Lee Ann Womack
Lee Ann Womack Photo by Ebru Yildiz

In 2016, singer Lee Ann Womack was nominated for a Best Country Solo Performance Grammy award for her version of Hayes Carll’s broken-hearted ballad “Chances Are.”

In 2019, Womack was again nominated, this time for two Grammy awards; one nomination for her album “The Lonely, the Lonesome & The Gone,” and one for “All The Trouble,” a menacing mid-tempo stomp with a soaring chorus.

The nominations themselves weren’t that big a surprise; in all, Womack has been nominated for Grammys 14 times, winning one in 2003 for her hit collaboration with Willie Nelson, “Mendocino County Line.” What IS surprising is that in 2019, she was nominated for Best Americana Album and Best American Roots Song, instead of being part of the country music categories.

So what changed? After years of Womack’s powerful, crystal-clear voice taking songs like “A Little Past Little Rock,” “I Hope You Dance,” “Ashes By Now,” “Does My Ring Burn Your Finger,” “Last Call” and “I May Hate Myself In The Morning” to the top of the country charts, what changed about her music to put her in the “Americana” category?

As far as Womack is concerned, when it comes to her music, not a thing.

“I really have always been a county singer,” she says. “That’s what I am. I feel like I’m exactly the same as I’ve always been.”

Womack says the only difference now is that over the past few years, musical genres have essentially changed around her.

“What’s called ‘country music’ has changed,” she says. “It’s not country anymore.”

To be fair, Womack does stretch out a bit on “The Lonely, The Lonesome & The Gone,” moving away from her former, more polished pop-friendly style and going in all sorts of directions. But she’s quick to point out that she’s always been influenced by different genres.

“It’s something I’ve done all along,” she says. “Country singers often have a wide variety of music that they listen to, and this new record is an eclectic mixture of music I’ve grown up listening to. There’s everything from honky-tonk music to blues music to church music.”

Womack has also been writing a lot more, or at least it seems that way. She co-wrote seven of the 14 songs on her new album, but she says some of them had been around for awhile.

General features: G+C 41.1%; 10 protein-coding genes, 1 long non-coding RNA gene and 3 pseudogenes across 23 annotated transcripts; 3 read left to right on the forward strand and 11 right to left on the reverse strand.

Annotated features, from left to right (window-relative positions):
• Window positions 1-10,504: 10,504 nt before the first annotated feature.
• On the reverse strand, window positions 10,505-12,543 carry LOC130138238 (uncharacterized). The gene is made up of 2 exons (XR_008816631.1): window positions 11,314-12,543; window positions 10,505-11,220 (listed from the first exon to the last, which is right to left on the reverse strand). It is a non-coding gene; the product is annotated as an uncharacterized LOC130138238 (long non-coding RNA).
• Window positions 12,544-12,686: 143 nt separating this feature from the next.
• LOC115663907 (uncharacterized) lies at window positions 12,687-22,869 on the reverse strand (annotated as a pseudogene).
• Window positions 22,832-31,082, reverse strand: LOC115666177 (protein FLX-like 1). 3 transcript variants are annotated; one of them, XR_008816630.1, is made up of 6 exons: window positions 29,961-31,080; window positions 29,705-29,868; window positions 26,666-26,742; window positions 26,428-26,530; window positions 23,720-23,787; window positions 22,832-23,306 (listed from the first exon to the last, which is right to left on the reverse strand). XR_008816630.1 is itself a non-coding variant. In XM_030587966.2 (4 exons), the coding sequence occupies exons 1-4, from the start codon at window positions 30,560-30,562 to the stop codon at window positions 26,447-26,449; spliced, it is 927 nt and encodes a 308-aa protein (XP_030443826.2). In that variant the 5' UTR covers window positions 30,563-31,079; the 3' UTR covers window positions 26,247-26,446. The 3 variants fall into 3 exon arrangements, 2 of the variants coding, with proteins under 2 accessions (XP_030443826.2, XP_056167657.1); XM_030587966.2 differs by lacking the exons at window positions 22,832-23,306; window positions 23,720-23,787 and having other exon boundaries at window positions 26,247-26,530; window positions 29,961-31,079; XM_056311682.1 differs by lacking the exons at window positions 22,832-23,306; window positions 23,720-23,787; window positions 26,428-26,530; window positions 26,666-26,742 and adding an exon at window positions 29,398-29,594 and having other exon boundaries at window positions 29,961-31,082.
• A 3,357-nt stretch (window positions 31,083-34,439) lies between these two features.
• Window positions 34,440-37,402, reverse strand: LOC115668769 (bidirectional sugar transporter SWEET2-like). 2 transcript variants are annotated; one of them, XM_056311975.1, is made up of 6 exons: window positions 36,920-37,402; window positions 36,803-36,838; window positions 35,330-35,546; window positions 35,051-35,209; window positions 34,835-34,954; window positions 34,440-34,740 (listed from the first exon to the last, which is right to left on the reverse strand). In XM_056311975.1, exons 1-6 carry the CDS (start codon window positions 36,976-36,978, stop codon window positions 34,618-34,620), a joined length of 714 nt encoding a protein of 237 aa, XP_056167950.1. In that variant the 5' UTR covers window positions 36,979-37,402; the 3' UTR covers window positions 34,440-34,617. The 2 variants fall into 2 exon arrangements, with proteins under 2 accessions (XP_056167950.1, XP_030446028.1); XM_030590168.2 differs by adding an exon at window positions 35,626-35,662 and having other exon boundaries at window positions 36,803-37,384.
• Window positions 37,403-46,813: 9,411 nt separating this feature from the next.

“I’d start to make a record, and they’d say all of the songs I’d written were ‘too country for radio,’” she says. “That was where the problems came in; so I had a lot of those songs sitting around that I’ve never cut.”

Womack will perform Saturday at The Spinning Jenny in Greer, mixing her biggest hits with material off of her more recent albums. After years of being in Nashville and recording with the major label MCA, she’s recently worked with the smaller Sugar Hill and ATO labels, and she made her most recent album far away from Music City.
“We actually went to Houston to make this record,” she says, “and it helped me and my husband and the musicians to get away from ‘The Factory.’ The way that music gets made there (in Nashville) is kind of like a factory. It helped to get out of there, because you don’t feel penned in by any rules, and that was great.”
And even if her days of multi-platinum albums and No. 1 country hits are behind her, Womack says couldn’t be happier with her career right now.

“It feels great to be able to do whatever I want to do now,” she says. “I never really fit into the Nashville scene or the celebrity scene, anyway, and to be able to make music for music’s sake, that’s very liberating. I’m having more fun than I’ve ever had, I’m playing more shows, and it’s great to be in a position where I can do what I want, record what I want, play what I want when I’m doing a live show, and have fans that will support that.”

What: Lee Ann Womack, with Jeff Anderson
Where: The Spinning Jenny, 107 Cannon St., Greer
When: 8 p.m. Saturday, Nov. 16
Tickets: $32-$82
Info: 864-469-6416, https://www.thespinningjennygreer.com/

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